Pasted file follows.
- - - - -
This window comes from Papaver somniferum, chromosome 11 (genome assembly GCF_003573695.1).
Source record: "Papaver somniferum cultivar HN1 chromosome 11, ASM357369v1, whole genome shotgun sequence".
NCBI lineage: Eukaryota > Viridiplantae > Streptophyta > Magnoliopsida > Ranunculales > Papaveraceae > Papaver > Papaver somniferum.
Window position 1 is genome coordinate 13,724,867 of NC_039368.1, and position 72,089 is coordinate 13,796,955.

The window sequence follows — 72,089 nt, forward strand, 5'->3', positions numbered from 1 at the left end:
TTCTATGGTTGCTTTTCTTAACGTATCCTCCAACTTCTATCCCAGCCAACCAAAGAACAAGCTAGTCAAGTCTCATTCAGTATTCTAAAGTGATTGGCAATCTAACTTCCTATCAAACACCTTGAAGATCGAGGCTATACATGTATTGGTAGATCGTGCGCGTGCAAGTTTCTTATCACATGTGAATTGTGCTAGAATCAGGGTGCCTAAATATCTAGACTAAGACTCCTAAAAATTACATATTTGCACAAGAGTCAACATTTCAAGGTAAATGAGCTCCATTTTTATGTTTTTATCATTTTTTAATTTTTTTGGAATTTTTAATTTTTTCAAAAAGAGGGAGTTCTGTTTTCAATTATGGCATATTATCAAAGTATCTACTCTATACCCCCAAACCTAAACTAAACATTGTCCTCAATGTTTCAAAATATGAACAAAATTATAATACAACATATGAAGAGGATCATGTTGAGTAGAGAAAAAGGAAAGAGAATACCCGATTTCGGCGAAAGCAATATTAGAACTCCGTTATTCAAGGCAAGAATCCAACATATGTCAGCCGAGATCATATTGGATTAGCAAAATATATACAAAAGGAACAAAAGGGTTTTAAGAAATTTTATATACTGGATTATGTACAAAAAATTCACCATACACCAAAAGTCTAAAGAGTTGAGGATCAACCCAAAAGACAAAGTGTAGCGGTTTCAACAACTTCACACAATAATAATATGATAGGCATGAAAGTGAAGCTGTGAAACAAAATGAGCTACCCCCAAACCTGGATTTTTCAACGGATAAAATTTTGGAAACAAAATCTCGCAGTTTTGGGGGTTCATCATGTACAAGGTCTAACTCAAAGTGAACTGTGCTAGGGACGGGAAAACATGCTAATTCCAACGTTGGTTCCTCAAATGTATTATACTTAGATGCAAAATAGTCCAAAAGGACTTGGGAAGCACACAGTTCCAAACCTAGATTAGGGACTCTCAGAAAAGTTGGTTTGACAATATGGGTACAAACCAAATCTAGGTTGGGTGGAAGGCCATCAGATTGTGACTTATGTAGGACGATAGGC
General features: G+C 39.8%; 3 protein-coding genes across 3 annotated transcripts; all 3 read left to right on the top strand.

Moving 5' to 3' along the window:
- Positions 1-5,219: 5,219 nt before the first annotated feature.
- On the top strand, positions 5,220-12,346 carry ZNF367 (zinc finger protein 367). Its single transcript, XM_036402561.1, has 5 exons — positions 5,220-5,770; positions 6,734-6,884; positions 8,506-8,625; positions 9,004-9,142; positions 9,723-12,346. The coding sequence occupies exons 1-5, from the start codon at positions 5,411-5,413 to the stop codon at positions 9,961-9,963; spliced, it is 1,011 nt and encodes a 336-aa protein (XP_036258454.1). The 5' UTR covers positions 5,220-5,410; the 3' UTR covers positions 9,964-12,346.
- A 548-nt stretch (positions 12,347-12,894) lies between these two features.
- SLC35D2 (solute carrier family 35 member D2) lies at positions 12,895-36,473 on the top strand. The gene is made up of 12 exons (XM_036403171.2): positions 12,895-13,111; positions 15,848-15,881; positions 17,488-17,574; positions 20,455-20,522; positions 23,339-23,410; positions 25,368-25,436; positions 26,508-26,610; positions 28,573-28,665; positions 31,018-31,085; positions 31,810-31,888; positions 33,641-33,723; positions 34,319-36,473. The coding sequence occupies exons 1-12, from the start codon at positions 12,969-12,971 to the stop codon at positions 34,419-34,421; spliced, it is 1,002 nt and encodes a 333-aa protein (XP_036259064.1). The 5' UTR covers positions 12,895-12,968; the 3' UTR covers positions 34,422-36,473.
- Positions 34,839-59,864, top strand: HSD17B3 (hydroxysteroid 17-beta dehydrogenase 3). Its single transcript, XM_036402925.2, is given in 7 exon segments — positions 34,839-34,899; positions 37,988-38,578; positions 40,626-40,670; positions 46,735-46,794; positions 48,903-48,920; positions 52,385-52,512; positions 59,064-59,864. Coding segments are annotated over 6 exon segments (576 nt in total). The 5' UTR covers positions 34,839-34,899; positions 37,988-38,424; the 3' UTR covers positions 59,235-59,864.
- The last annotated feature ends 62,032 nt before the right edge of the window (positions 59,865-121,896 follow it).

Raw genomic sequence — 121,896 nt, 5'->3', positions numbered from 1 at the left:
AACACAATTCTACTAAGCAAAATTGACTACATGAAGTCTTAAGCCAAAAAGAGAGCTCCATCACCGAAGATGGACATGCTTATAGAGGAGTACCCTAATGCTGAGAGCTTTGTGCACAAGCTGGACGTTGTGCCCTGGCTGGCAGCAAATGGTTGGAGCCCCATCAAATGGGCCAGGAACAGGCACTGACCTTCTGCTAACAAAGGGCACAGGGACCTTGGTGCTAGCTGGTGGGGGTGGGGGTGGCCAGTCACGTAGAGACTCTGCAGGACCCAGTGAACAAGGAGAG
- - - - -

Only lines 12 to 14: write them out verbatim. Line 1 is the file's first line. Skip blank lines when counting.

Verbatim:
- SLC35D2 (solute carrier family 35 member D2) lies at positions 12,895-36,473 on the top strand. The gene is made up of 12 exons (XM_036403171.2): positions 12,895-13,111; positions 15,848-15,881; positions 17,488-17,574; positions 20,455-20,522; positions 23,339-23,410; positions 25,368-25,436; positions 26,508-26,610; positions 28,573-28,665; positions 31,018-31,085; positions 31,810-31,888; positions 33,641-33,723; positions 34,319-36,473. The coding sequence occupies exons 1-12, from the start codon at positions 12,969-12,971 to the stop codon at positions 34,419-34,421; spliced, it is 1,002 nt and encodes a 333-aa protein (XP_036259064.1). The 5' UTR covers positions 12,895-12,968; the 3' UTR covers positions 34,422-36,473.
- Positions 34,839-59,864, top strand: HSD17B3 (hydroxysteroid 17-beta dehydrogenase 3). Its single transcript, XM_036402925.2, is given in 7 exon segments — positions 34,839-34,899; positions 37,988-38,578; positions 40,626-40,670; positions 46,735-46,794; positions 48,903-48,920; positions 52,385-52,512; positions 59,064-59,864. Coding segments are annotated over 6 exon segments (576 nt in total). The 5' UTR covers positions 34,839-34,899; positions 37,988-38,424; the 3' UTR covers positions 59,235-59,864.
- The last annotated feature ends 62,032 nt before the right edge of the window (positions 59,865-121,896 follow it).